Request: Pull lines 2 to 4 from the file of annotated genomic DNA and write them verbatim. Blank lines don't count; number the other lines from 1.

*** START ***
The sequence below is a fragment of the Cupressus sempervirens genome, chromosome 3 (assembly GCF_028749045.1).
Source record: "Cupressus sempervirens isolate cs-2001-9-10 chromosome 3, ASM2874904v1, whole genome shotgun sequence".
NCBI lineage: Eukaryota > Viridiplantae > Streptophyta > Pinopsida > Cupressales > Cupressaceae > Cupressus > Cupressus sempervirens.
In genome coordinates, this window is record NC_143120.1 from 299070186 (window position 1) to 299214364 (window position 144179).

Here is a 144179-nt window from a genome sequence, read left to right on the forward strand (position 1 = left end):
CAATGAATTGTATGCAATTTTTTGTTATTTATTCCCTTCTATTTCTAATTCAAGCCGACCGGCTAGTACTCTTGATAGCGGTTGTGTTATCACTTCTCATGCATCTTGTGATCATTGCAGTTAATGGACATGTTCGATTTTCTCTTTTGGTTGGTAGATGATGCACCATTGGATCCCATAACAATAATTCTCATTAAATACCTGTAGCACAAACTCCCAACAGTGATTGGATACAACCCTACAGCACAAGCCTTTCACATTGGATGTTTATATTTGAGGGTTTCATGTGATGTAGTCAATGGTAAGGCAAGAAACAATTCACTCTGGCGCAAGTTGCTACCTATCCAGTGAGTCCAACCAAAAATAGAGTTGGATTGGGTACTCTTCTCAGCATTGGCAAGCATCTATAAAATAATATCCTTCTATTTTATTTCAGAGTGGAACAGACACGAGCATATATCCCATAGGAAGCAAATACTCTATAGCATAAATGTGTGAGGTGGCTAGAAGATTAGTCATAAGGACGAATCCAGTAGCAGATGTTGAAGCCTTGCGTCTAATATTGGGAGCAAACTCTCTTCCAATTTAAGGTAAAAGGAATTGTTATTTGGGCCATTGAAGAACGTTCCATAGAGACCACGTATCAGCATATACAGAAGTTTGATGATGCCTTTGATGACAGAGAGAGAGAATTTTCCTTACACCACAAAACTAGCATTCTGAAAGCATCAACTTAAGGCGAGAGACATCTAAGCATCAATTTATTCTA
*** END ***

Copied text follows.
Source record: "Cupressus sempervirens isolate cs-2001-9-10 chromosome 3, ASM2874904v1, whole genome shotgun sequence".
NCBI lineage: Eukaryota > Viridiplantae > Streptophyta > Pinopsida > Cupressales > Cupressaceae > Cupressus > Cupressus sempervirens.
In genome coordinates, this window is record NC_143120.1 from 299070186 (window position 1) to 299214364 (window position 144179).